With the recent approval of Naperville’s first-ever municipal sales tax, the city still still finds itself with a $1.8 million budget deficit. Part of the ‘deal’ with residents was that the Naperville city council was going to explore and identify cost saving measures.
The city is reviewing it’s expenses, but not as quickly as it’s trying to figure out how to extract more money out of residents. This was apparent during the last Naperville city council meeting when council members all but approved charging residents, and not-for-profit Naperville groups a fee for using meetings rooms in the Naperville Municipal Center (city hall). This is expected, in a perfect world’ to net city officials $38,000 (about 2%) towards the budget deficit. But the words ‘perfect world’ and ‘government’ in the same sentence is an oxymoron.
What this city council decision will do however, is make it more difficult for people trying to help other people; each of which have limited or no resources. It would be similar a council member taking an umbrella away from someone standing in the rain. Not so City friendly is it.
The vote to ‘take away the umbrella’ was seven for, and two against. Council members John Krummen and Patty Gustin voted not to burden residents with additional fees for the use of municipal center meeting rooms.
Watch and listen as Krummen nails it perfectly when he states, “This is the peoples’ house, and it is wrong to charge the people to use their house”.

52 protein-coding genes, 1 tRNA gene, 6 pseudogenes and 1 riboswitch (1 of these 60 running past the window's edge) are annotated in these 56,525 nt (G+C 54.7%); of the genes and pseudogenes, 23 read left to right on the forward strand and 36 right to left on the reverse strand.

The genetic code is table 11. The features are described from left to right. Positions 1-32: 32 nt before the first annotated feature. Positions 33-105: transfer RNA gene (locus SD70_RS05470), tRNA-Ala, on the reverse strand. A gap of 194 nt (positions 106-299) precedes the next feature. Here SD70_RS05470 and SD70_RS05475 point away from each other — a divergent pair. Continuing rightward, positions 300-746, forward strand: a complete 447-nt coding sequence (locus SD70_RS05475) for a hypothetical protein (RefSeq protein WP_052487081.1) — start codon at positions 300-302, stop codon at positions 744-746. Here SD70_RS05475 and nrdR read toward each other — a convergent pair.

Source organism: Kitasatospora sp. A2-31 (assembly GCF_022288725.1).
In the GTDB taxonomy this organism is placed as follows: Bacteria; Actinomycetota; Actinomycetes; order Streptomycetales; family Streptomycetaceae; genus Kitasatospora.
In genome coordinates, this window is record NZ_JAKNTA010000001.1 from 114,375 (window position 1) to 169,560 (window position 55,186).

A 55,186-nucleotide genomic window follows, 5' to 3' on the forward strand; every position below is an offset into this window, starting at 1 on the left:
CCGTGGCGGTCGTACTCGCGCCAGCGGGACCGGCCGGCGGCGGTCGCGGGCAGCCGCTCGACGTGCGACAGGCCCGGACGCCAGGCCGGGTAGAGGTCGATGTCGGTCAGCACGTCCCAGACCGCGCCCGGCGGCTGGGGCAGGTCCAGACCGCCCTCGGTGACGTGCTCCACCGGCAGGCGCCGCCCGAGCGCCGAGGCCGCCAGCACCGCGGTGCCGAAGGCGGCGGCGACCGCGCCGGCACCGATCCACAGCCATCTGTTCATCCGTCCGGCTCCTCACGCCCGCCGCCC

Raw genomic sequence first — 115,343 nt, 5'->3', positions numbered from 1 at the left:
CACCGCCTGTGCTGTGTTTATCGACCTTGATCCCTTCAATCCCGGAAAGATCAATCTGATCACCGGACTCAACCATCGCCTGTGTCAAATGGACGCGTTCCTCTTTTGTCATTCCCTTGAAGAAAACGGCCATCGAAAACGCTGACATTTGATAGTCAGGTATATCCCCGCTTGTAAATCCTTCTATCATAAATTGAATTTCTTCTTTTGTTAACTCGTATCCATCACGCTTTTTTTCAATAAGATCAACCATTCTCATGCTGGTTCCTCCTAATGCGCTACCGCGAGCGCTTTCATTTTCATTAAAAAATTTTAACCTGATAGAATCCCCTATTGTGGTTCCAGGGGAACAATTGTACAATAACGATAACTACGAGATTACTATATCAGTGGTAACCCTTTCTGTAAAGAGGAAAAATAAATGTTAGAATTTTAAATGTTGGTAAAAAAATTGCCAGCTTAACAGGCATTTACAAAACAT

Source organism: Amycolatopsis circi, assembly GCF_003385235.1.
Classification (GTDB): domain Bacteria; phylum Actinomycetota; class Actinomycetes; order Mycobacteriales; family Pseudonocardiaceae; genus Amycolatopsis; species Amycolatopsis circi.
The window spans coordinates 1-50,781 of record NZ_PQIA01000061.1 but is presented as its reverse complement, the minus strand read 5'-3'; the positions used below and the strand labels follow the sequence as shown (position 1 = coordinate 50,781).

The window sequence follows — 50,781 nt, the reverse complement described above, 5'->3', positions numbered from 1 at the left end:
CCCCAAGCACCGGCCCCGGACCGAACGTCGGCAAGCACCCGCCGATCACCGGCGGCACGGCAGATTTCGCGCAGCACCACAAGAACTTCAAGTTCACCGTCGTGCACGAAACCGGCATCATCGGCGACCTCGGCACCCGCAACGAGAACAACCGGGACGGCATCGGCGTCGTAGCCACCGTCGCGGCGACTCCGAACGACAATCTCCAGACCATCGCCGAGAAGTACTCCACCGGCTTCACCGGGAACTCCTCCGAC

Thomas Jefferson couldn’t have said it any better.
Councilman Krummen later emphasized his point when he said the following:
This was followed by councilman Paul Hinterlong when he chimed in with:
Councilwoman Patty Gustin responded in part with the council’s sacrifice of having no water during the meeting as a cost saving measure:
Wow, now that’s a creative cost-cutting sacrifice, giving up water for two hours.
Councilwoman Rebecca Boyd-Obarski admitted that another council member ‘set her straight’ with the following:
How disappointing it is, that another council member can so easily convince Obarski to give up on the idea of making a positive difference by doing the right thing, only because it is too difficult to accomplish.
Obarski then stated the obvious with the following:
As if giving up water at the dais was not enough.
The discussion on agenda item concluded with councilman Kevin Gallaher providing voters with a classic example of his double standard with the following comment:
So it’s OK to charge ‘the people to use their house’, but he is offended that the Park District scooted him off the lined playing field. Based on Gallaher’s ‘yes’ vote for ‘people paying to use their house’, Gallaher should have tossed in $40 to use the ‘peoples playing field’.
If $40 is free…perhaps councilman Gallaher would be willing to give two 10’s for a five.